chiasma

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chiasma

(kīăz`mə): see crossing overcrossing over,
process in genetics by which the two chromosomes of a homologous pair exchange equal segments with each other. Crossing over occurs in the first division of meiosis. At that stage each chromosome has replicated into two strands called sister chromatids.
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chiasma

[kī′az·mə]
(anatomy)
A cross-shaped point of intersection of two parts, especially of the optic nerves.
(cell and molecular biology)
The point of junction and fusion between paired chromatids or chromosomes, first seen during diplotene of meiosis.
References in periodicals archive ?
The total number of chiasmata in 45 sampled cells were 752 and an average 16.71 chiasmata per cell (Table-1).
Chiasmata and achiasmatic meiosis in African eumastacid grasshoppers.
Crossing over, the formation of chiasmata, results in additional genetic recombination, thus, increasing variability.
([double dagger]) Xta = chiasmata (points of attachment between chromosomes at meiosis resulting from crossing over).
First, the number of chiasmata observed at metaphase may be an underestimate of crossover events.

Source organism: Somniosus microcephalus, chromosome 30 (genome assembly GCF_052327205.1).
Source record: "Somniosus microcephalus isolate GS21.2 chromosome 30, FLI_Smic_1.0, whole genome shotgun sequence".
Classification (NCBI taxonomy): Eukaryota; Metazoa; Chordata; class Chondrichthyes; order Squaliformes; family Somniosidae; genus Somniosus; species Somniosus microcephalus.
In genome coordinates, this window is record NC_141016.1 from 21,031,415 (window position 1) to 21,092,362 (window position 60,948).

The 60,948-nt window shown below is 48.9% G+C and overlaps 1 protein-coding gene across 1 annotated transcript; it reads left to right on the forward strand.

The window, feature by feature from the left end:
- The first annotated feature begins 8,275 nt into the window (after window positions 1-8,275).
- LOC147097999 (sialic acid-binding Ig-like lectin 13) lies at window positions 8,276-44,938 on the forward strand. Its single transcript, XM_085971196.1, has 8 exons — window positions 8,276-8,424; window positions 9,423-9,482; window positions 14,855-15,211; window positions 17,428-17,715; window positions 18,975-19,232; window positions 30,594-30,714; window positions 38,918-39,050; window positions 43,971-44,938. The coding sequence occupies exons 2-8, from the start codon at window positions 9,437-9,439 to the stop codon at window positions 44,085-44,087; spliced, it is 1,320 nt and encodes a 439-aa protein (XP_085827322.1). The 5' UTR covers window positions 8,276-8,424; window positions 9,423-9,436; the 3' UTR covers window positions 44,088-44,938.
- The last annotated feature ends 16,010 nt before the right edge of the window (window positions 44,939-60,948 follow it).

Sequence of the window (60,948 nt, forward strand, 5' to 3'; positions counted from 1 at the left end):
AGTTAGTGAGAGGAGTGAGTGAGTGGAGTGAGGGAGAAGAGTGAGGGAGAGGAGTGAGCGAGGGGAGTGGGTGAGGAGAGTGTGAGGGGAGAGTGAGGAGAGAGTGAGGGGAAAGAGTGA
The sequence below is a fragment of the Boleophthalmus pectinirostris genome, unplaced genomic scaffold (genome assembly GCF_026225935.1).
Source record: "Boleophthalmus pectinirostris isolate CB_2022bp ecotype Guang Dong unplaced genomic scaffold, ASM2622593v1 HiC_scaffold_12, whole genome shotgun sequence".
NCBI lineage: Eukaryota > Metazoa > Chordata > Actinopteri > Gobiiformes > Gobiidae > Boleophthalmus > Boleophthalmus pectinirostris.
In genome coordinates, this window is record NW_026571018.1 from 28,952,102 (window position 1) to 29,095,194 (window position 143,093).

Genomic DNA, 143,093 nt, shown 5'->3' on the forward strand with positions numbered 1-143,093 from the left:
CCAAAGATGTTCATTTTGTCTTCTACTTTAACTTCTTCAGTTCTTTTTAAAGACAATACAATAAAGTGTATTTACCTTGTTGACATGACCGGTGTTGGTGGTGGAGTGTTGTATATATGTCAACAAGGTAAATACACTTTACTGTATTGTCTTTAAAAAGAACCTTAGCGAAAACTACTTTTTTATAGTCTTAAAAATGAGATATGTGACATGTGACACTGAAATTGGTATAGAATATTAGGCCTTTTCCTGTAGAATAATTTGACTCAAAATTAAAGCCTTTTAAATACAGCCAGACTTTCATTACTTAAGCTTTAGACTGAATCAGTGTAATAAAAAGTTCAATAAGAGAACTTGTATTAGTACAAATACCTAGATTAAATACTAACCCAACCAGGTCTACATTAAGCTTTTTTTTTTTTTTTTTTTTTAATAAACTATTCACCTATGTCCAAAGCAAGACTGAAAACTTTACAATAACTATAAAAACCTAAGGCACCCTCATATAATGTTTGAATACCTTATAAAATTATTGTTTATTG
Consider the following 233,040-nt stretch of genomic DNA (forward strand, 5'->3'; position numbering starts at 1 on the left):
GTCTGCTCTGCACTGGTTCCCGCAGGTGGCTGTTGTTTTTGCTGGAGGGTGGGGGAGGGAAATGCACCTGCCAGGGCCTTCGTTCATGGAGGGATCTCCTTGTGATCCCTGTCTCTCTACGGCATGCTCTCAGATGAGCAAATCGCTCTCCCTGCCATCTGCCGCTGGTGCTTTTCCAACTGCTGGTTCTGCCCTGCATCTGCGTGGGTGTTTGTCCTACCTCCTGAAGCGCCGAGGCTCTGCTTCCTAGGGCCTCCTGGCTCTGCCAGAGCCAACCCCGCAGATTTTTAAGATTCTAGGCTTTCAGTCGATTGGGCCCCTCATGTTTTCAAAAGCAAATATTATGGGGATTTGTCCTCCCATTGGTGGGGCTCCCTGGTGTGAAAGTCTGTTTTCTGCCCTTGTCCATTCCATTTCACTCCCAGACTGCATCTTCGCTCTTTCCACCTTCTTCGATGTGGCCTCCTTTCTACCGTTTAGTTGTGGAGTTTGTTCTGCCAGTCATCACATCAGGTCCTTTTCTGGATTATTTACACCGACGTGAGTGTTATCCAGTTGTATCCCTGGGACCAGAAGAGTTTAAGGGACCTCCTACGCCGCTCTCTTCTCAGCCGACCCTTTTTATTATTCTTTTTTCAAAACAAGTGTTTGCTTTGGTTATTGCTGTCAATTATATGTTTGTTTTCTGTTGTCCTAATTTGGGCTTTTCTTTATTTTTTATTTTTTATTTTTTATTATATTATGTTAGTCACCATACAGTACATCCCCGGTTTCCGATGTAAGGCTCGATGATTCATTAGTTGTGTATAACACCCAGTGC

However, as stated above, chromosomes have only few morphological hallmarks, and the only features that can routinely be assessed at metaphase I of meiosis are the different chromosomal configurations (univalents, bivalents, trivalents, etc.), the number of chiasmata, and the larger structural rearrangements (e.g., translocations, inversions).
The positions of all chiasmata for a chromosome pairing are drawn, ordered, and then applied to the lists of junctions of the parents, to produce a single offspring which, if it contains any immigrant genetic material, is added to the stored individuals of the next generation.
In 1909, he published a relatively short paper (for the standards of that epoch) in which he demonstrated, through careful examination of meiotic cells (auxocytes, as he called them) of urodelans (Batrachoseps, a plethodontid salamander), that homologous chromosomes pair, and pairs of chromatids can break at corresponding points along their length and physically exchange chromosomal material producing X-like igures that he dubbed "chiasmata"; he derived a model called the chiasmatype theory (chiasmatypie, in French) (Janssens 1909).
More specifically, we observed two bivalents with two chiasmata in five diplotene nuclei and one bivalent with three chiasmata in five diplotene nuclei.
This is the site at which the chiasmata form, permitting the exchange of DNA between these regions.